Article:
GitLab really made it to become a great tool. In the beginning it was pretty copy-cat of GitHub. These days they provide a ton of features which are well integrated.

I'm starting to like it more than GitHub. And comparing the GitLab vs. the GitHub workflow, GitLab makes somehow more sense.

Let's see what happens in the next few weeks. Maybe I push more things to GitLab instances.

#GitHub #GitLab #git #VCS

@sheogorath

I went with it because it's and because on GitLab.com you can have private repositories on the free plan. I find it more comfortable to start off private until everything is more or less up to speed, then switch to public.

Besides, it is a sort of European startup (Ukrainian-Dutch, though by now most VC comes from the US).

But yeah, I like it, especially the CI stuff is well done.

@61
I'm actually not the biggest fan of GitLab.com I prefer self-hosted/friend-hosted setups.

GitLab.com is "too full" for my taste. Also they run an open core model so their hosted version is iirc non-free (as in freedom).

@61

I know how to run/self-host Gitlab myself. Just that I can host it myself doesn't mean it's fully free software. Free software is about Licenses, and GitLab.com runs Gitlab EE which is non-free licensed:

gitlab.com/gitlab-org/gitlab-e

GitLab CE is free software:

gitlab.com/gitlab-org/gitlab-c

@sheogorath

Ok, I thought you were talking about CE.

However, from reading the EE licence, it does look like a free software licence to me, although I am sure this can be debated.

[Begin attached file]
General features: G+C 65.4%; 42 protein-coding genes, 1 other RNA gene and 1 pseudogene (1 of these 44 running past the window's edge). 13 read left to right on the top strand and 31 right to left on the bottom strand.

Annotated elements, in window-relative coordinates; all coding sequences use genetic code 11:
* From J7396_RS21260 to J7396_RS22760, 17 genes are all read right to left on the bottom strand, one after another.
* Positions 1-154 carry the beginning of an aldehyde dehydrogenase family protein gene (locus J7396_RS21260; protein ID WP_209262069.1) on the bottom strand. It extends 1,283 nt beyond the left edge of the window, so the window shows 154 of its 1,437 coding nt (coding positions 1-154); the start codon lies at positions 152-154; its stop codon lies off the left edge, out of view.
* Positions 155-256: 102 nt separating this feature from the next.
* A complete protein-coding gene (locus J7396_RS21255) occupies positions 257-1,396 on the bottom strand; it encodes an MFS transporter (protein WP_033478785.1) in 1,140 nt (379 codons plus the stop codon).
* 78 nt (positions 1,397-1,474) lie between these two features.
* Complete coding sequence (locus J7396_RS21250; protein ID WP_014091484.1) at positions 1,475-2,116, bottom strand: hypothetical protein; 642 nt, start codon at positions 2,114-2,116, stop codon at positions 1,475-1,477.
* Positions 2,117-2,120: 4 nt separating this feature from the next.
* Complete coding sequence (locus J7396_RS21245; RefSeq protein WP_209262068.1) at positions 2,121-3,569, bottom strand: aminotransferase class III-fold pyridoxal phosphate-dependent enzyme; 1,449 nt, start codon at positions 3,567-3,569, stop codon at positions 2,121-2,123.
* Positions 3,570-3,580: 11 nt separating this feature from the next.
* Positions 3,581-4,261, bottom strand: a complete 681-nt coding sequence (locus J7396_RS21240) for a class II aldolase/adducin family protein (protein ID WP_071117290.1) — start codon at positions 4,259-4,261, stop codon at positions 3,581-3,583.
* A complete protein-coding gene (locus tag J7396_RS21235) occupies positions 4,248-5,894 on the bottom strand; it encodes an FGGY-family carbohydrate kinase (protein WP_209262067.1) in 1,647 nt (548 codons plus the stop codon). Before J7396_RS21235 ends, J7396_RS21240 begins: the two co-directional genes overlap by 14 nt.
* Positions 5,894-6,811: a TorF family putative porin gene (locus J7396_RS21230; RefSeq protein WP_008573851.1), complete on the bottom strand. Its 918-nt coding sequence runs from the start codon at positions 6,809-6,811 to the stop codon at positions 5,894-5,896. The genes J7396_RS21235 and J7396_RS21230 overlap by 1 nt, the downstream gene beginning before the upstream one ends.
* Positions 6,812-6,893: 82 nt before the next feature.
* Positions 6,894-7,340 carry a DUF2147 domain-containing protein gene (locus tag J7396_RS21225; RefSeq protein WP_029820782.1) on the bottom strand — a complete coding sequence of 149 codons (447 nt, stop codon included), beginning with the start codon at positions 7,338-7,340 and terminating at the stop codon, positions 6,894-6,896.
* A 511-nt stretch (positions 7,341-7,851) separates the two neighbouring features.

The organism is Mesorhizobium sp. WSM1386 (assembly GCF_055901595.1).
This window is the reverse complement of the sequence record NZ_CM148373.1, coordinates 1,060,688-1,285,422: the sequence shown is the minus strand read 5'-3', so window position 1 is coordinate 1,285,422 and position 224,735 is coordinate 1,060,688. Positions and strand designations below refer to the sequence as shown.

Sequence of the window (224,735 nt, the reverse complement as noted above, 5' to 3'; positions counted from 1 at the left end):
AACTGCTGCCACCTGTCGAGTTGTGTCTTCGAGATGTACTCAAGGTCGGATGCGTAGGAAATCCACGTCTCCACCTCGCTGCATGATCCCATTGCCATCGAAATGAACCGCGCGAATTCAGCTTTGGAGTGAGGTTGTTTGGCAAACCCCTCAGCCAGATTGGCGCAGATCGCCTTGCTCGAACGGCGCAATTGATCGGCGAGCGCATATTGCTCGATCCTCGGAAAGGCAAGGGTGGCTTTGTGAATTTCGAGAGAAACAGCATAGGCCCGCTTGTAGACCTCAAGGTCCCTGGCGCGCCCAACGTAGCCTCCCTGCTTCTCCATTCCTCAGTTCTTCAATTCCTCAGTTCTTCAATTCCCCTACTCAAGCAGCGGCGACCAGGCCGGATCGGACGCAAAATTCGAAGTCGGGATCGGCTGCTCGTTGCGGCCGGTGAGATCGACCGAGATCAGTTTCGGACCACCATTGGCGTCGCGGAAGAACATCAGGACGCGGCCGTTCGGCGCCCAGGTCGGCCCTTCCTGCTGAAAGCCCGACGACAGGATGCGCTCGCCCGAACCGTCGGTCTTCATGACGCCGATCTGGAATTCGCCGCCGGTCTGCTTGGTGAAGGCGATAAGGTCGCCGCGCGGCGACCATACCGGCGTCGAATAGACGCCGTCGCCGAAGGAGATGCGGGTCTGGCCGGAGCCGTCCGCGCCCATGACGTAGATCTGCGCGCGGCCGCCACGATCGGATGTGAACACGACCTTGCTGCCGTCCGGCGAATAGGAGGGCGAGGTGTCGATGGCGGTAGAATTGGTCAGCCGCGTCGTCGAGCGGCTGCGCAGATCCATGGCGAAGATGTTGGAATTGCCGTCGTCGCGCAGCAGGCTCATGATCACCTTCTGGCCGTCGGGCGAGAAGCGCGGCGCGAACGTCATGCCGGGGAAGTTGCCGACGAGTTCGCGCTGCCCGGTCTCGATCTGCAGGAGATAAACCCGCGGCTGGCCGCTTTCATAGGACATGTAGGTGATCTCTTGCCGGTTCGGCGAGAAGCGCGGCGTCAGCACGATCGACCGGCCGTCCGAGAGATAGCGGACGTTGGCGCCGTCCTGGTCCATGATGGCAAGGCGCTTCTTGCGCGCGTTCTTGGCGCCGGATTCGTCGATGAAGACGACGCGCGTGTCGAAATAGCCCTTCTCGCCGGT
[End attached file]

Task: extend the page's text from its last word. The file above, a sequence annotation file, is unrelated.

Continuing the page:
gnu.org/philosophy/free-sw.htm

@61 @sheogorath
EE is open-core. Client-side is opensource as any non EE exclusive code (anything that is in CE), but running it requires a subscription.

If you want 100% free software you need to run CE. That's what gitlab.gnome.org runs, for example.

If you are OK running on top of an opencore, you can use gitlab.com.

The biggest advantage is that you can export everything and migrate to your own instance at any time (CE or EE)

Thank you @brodock

I note that the source to EE is also available¹ for anyone to download, install and modify so it is definitely open source². Originally it was under the but that seemed to confuse customers, according to a comment from sytse here: news.ycombinator.com/item?id=1

¹ gitlab.com/gitlab-org/gitlab-e

² Yes, I know the difference between free and open source software.

@sheogorath

@61

No, it's not OS (as defined by OSI):

"The license shall not restrict any party from selling or giving away the software […]. The license shall not require a royalty or other fee for such sale." opensource.org/osd

vs Gitlab EE License:

"You agree that GitLab
[…] retain all right […]
to all such modifications […], and all such modifications […] may only be […] distributed […] with a valid GitLab Enterprise Edition subscription for the correct
number of user seats."

/cc @brodock

@61

The term for this kind of license is source-available. Which is quite a big difference. You can read it, you can modify it and so on, but it's still not open source, as it doesn't match the requirements of the OSD.

Licensing is a complicated area. Hope this helps to see through this jungle.

@brodock

Follow

@sheogorath

Looks like we'll have to agree to disagree here, but I do not see that EE fails to meet the requirements of free software.

I do follow Stallman's descriptive philosophy rather than the OSI prescriptive definition which, to me, results in occultation of the forest by a large number of trees.

To me, the requirement for payment to run the software in your own metal does not alter its status.

Point is moot because of CE anyway

@brodock

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